A hernia occurs when a bit of soft tissue pokes through a weak spot in the abdominal wall. The most common form of this injury is an inguinal hernia, which occurs when the weak spot of the abdominal wall is in the groin area, causing a bulge in the groin or scrotum. Inguinal hernias do not heal themselves, and will not go away without surgery. However, some inguinal hernias are mild enough to not require surgery.
The tell-tale sign of an inguinal hernia is a bulge in the groin, or in the case of men, possibly in the scrotum. These lumps often disappear when the patient lies down. A hernia lump may arise gradually over the course of days or even weeks, or suddenly after an event that places undue stress on the abdomen, such as heavy lifting, forceful coughing, or laughing. Still common, but not occurring in every case, is pain or discomfort in the affected area. This pain may only be relieved when the patient lies down. Some patients may experience a sensation of heaviness, burning, or tugging in the affected area. If the patient experiences sudden pain, nausea, or vomiting, it may indicate that the hernia has become strangulated, meaning that a part of the intestine has become trapped in the hernia. A strangulated hernia is considered a medical emergency and requires immediate surgery.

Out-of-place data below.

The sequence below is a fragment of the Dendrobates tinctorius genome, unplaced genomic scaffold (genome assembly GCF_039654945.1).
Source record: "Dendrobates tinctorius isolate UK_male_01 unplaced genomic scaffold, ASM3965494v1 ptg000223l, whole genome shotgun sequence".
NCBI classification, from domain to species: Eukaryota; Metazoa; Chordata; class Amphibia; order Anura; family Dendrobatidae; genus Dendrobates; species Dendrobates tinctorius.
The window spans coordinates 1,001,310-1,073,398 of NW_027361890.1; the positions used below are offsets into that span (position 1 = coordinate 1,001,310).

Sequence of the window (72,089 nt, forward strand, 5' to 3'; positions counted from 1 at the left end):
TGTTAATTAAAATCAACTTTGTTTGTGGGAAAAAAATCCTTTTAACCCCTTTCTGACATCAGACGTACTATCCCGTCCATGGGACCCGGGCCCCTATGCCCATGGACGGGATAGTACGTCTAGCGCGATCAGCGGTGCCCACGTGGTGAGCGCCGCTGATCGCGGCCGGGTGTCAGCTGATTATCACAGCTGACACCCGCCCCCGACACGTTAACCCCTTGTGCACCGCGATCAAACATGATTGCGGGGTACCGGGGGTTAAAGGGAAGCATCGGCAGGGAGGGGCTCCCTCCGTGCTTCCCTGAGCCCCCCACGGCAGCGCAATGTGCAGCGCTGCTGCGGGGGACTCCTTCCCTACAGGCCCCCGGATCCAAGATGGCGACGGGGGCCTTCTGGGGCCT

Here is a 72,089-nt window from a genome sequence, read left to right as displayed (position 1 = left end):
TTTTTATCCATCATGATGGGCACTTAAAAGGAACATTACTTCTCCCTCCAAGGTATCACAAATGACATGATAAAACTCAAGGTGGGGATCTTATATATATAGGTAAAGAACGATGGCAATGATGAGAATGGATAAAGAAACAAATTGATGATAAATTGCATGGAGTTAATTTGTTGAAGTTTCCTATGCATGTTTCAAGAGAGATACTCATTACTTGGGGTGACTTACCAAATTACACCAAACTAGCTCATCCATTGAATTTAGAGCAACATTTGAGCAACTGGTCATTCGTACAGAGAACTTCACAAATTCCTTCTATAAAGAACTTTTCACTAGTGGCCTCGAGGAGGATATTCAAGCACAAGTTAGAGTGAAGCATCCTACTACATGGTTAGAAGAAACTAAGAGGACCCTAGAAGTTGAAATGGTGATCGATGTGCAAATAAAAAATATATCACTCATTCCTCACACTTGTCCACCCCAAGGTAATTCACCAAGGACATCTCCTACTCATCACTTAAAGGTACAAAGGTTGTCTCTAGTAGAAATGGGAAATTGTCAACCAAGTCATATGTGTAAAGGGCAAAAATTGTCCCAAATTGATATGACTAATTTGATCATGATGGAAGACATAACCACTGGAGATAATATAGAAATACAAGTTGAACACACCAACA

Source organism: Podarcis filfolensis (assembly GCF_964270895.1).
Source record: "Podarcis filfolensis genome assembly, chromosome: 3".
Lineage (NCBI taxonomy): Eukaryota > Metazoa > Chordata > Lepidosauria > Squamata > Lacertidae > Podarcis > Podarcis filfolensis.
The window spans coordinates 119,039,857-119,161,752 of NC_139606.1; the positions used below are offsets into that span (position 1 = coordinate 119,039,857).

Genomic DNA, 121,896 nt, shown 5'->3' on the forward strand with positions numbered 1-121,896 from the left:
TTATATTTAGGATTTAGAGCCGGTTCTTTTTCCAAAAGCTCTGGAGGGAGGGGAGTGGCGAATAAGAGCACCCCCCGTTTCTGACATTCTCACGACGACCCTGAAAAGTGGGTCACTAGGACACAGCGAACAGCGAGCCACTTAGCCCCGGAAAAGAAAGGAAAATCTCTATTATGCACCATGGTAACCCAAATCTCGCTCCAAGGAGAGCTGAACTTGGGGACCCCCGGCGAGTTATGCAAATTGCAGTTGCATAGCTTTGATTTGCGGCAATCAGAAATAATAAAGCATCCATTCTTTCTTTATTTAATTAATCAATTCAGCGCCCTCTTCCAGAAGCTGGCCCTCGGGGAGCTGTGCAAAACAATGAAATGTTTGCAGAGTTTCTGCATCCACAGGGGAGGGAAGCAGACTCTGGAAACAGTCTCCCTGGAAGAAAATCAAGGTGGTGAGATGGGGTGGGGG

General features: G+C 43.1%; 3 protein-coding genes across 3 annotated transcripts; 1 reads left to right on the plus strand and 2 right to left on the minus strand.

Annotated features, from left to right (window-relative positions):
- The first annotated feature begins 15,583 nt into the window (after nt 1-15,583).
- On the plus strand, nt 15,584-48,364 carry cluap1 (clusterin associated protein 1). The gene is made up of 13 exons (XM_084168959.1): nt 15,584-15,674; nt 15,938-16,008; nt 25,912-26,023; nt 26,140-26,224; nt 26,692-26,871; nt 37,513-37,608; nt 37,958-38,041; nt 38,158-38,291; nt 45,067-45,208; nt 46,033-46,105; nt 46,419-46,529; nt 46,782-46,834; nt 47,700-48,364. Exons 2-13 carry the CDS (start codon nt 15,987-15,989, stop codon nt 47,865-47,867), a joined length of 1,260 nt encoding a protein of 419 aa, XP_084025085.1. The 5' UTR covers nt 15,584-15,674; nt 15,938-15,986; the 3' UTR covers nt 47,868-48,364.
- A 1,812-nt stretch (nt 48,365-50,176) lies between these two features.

The only way to be certain the patient has a hernia is to see a doctor. The doctor may perform a physical exam, gathering a medical history and palpating the area. If this physical exam is inconclusive, the physician may order tests, such as an ultrasound. If a hernia is detected, the physician will assess the severity and work with the patient to determine the best course of action.
If you feel an abnormal bulge in any area of your abdomen or groin, schedule an appointment with your doctor for a proper diagnosis.